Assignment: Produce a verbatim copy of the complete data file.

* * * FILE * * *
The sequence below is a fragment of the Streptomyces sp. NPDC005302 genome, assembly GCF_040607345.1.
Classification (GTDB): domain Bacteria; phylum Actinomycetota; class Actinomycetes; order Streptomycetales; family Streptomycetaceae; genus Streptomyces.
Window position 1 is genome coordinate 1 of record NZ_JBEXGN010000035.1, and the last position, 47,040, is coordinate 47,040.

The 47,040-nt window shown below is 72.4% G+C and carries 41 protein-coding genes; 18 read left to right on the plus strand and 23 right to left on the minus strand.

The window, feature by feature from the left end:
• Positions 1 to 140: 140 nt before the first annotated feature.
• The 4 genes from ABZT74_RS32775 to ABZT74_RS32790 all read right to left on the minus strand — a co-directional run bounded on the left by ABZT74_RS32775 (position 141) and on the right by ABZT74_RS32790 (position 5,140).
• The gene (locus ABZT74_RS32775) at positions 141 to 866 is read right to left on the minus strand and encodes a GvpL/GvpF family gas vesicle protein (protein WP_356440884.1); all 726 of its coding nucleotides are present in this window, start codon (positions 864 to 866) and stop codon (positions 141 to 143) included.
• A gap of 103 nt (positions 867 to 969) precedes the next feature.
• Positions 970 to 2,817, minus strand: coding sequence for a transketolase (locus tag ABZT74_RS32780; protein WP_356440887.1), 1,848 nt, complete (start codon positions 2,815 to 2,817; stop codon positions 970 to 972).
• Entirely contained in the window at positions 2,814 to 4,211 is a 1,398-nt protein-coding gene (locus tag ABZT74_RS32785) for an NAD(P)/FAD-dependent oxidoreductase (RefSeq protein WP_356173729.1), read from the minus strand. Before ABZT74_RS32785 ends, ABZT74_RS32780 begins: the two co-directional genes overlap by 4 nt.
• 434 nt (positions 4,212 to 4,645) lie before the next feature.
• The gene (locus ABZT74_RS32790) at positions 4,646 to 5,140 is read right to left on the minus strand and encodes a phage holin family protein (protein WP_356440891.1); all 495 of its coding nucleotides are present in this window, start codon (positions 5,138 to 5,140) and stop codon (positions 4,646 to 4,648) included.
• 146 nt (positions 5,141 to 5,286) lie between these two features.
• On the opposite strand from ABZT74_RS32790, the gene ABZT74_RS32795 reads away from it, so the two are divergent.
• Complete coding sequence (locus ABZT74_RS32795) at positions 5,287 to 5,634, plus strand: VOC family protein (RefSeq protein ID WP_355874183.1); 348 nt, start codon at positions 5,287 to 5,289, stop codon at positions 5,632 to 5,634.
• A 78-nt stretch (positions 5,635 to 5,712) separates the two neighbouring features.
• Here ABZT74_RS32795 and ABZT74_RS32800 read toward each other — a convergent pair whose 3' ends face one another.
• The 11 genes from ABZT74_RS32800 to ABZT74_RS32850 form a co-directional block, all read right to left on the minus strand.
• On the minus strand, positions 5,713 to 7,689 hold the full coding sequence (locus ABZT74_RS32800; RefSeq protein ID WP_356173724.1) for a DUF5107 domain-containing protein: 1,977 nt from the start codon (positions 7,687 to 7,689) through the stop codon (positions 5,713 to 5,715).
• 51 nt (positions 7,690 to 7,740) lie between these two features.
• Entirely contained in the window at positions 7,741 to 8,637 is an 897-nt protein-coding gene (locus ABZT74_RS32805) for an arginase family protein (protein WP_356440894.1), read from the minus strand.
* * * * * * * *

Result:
The sequence below is a fragment of the Streptomyces sp. NPDC005302 genome, assembly GCF_040607345.1.
Classification (GTDB): domain Bacteria; phylum Actinomycetota; class Actinomycetes; order Streptomycetales; family Streptomycetaceae; genus Streptomyces.
Window position 1 is genome coordinate 1 of record NZ_JBEXGN010000035.1, and the last position, 47,040, is coordinate 47,040.

The 47,040-nt window shown below is 72.4% G+C and carries 41 protein-coding genes; 18 read left to right on the plus strand and 23 right to left on the minus strand.

The window, feature by feature from the left end:
• Positions 1 to 140: 140 nt before the first annotated feature.
• The 4 genes from ABZT74_RS32775 to ABZT74_RS32790 all read right to left on the minus strand — a co-directional run bounded on the left by ABZT74_RS32775 (position 141) and on the right by ABZT74_RS32790 (position 5,140).
• The gene (locus ABZT74_RS32775) at positions 141 to 866 is read right to left on the minus strand and encodes a GvpL/GvpF family gas vesicle protein (protein WP_356440884.1); all 726 of its coding nucleotides are present in this window, start codon (positions 864 to 866) and stop codon (positions 141 to 143) included.
• A gap of 103 nt (positions 867 to 969) precedes the next feature.
• Positions 970 to 2,817, minus strand: coding sequence for a transketolase (locus tag ABZT74_RS32780; protein WP_356440887.1), 1,848 nt, complete (start codon positions 2,815 to 2,817; stop codon positions 970 to 972).
• Entirely contained in the window at positions 2,814 to 4,211 is a 1,398-nt protein-coding gene (locus tag ABZT74_RS32785) for an NAD(P)/FAD-dependent oxidoreductase (RefSeq protein WP_356173729.1), read from the minus strand. Before ABZT74_RS32785 ends, ABZT74_RS32780 begins: the two co-directional genes overlap by 4 nt.
• 434 nt (positions 4,212 to 4,645) lie before the next feature.
• The gene (locus ABZT74_RS32790) at positions 4,646 to 5,140 is read right to left on the minus strand and encodes a phage holin family protein (protein WP_356440891.1); all 495 of its coding nucleotides are present in this window, start codon (positions 5,138 to 5,140) and stop codon (positions 4,646 to 4,648) included.
• 146 nt (positions 5,141 to 5,286) lie between these two features.
• On the opposite strand from ABZT74_RS32790, the gene ABZT74_RS32795 reads away from it, so the two are divergent.
• Complete coding sequence (locus ABZT74_RS32795) at positions 5,287 to 5,634, plus strand: VOC family protein (RefSeq protein ID WP_355874183.1); 348 nt, start codon at positions 5,287 to 5,289, stop codon at positions 5,632 to 5,634.
• A 78-nt stretch (positions 5,635 to 5,712) separates the two neighbouring features.
• Here ABZT74_RS32795 and ABZT74_RS32800 read toward each other — a convergent pair whose 3' ends face one another.
• The 11 genes from ABZT74_RS32800 to ABZT74_RS32850 form a co-directional block, all read right to left on the minus strand.
• On the minus strand, positions 5,713 to 7,689 hold the full coding sequence (locus ABZT74_RS32800; RefSeq protein ID WP_356173724.1) for a DUF5107 domain-containing protein: 1,977 nt from the start codon (positions 7,687 to 7,689) through the stop codon (positions 5,713 to 5,715).
• 51 nt (positions 7,690 to 7,740) lie between these two features.
• Entirely contained in the window at positions 7,741 to 8,637 is an 897-nt protein-coding gene (locus ABZT74_RS32805) for an arginase family protein (protein WP_356440894.1), read from the minus strand.